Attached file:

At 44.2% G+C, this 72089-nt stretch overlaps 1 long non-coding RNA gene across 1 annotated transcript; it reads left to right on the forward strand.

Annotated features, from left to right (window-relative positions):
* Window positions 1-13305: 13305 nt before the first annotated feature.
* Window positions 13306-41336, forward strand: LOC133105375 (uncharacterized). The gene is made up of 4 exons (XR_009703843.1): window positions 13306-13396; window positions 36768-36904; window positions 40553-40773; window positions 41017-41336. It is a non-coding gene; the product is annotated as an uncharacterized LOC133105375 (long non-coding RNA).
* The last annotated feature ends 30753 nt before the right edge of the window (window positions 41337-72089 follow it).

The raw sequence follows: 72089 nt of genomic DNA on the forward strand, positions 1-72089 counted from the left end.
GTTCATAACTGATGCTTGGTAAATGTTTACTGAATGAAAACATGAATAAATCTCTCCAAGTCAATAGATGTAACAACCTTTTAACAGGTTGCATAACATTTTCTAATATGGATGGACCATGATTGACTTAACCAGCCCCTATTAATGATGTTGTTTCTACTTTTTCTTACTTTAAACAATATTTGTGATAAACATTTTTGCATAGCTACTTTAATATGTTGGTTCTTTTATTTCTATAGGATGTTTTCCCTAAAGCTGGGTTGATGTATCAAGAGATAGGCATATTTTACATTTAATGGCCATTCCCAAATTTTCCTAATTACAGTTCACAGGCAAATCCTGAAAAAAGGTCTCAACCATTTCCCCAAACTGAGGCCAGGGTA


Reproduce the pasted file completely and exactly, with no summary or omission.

At 44.2% G+C, this 72089-nt stretch overlaps 1 long non-coding RNA gene across 1 annotated transcript; it reads left to right on the forward strand.

Annotated features, from left to right (window-relative positions):
* Window positions 1-13305: 13305 nt before the first annotated feature.
* Window positions 13306-41336, forward strand: LOC133105375 (uncharacterized). The gene is made up of 4 exons (XR_009703843.1): window positions 13306-13396; window positions 36768-36904; window positions 40553-40773; window positions 41017-41336. It is a non-coding gene; the product is annotated as an uncharacterized LOC133105375 (long non-coding RNA).
* The last annotated feature ends 30753 nt before the right edge of the window (window positions 41337-72089 follow it).

The raw sequence follows: 72089 nt of genomic DNA on the forward strand, positions 1-72089 counted from the left end.
GTTCATAACTGATGCTTGGTAAATGTTTACTGAATGAAAACATGAATAAATCTCTCCAAGTCAATAGATGTAACAACCTTTTAACAGGTTGCATAACATTTTCTAATATGGATGGACCATGATTGACTTAACCAGCCCCTATTAATGATGTTGTTTCTACTTTTTCTTACTTTAAACAATATTTGTGATAAACATTTTTGCATAGCTACTTTAATATGTTGGTTCTTTTATTTCTATAGGATGTTTTCCCTAAAGCTGGGTTGATGTATCAAGAGATAGGCATATTTTACATTTAATGGCCATTCCCAAATTTTCCTAATTACAGTTCACAGGCAAATCCTGAAAAAAGGTCTCAACCATTTCCCCAAACTGAGGCCAGGGTA